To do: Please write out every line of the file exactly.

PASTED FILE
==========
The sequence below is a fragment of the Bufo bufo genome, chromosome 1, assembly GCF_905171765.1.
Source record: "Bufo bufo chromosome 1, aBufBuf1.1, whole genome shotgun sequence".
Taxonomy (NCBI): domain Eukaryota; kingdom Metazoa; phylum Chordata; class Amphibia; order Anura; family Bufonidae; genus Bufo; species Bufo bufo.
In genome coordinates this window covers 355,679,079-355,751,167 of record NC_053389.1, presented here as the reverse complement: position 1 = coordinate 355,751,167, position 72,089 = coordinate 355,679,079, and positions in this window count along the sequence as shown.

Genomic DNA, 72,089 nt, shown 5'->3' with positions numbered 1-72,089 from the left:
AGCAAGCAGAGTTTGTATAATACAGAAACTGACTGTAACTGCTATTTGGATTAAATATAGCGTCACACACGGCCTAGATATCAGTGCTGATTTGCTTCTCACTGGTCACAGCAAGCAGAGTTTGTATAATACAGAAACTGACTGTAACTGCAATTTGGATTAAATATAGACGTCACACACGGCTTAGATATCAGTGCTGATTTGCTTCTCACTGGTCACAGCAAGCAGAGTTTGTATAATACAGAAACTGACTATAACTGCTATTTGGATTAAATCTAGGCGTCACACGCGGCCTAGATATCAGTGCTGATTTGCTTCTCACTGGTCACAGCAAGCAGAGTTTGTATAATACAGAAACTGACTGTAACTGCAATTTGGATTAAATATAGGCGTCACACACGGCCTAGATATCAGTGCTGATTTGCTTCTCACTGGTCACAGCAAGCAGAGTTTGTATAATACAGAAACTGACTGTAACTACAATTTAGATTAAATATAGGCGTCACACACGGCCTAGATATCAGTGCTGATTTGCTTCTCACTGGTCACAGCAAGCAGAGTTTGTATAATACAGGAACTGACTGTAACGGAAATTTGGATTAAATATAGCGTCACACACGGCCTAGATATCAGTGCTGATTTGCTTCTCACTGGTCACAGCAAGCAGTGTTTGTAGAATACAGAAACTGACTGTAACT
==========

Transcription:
The sequence below is a fragment of the Bufo bufo genome, chromosome 1, assembly GCF_905171765.1.
Source record: "Bufo bufo chromosome 1, aBufBuf1.1, whole genome shotgun sequence".
Taxonomy (NCBI): domain Eukaryota; kingdom Metazoa; phylum Chordata; class Amphibia; order Anura; family Bufonidae; genus Bufo; species Bufo bufo.
In genome coordinates this window covers 355,679,079-355,751,167 of record NC_053389.1, presented here as the reverse complement: position 1 = coordinate 355,751,167, position 72,089 = coordinate 355,679,079, and positions in this window count along the sequence as shown.

Genomic DNA, 72,089 nt, shown 5'->3' with positions numbered 1-72,089 from the left:
AGCAAGCAGAGTTTGTATAATACAGAAACTGACTGTAACTGCTATTTGGATTAAATATAGCGTCACACACGGCCTAGATATCAGTGCTGATTTGCTTCTCACTGGTCACAGCAAGCAGAGTTTGTATAATACAGAAACTGACTGTAACTGCAATTTGGATTAAATATAGACGTCACACACGGCTTAGATATCAGTGCTGATTTGCTTCTCACTGGTCACAGCAAGCAGAGTTTGTATAATACAGAAACTGACTATAACTGCTATTTGGATTAAATCTAGGCGTCACACGCGGCCTAGATATCAGTGCTGATTTGCTTCTCACTGGTCACAGCAAGCAGAGTTTGTATAATACAGAAACTGACTGTAACTGCAATTTGGATTAAATATAGGCGTCACACACGGCCTAGATATCAGTGCTGATTTGCTTCTCACTGGTCACAGCAAGCAGAGTTTGTATAATACAGAAACTGACTGTAACTACAATTTAGATTAAATATAGGCGTCACACACGGCCTAGATATCAGTGCTGATTTGCTTCTCACTGGTCACAGCAAGCAGAGTTTGTATAATACAGGAACTGACTGTAACGGAAATTTGGATTAAATATAGCGTCACACACGGCCTAGATATCAGTGCTGATTTGCTTCTCACTGGTCACAGCAAGCAGTGTTTGTAGAATACAGAAACTGACTGTAACT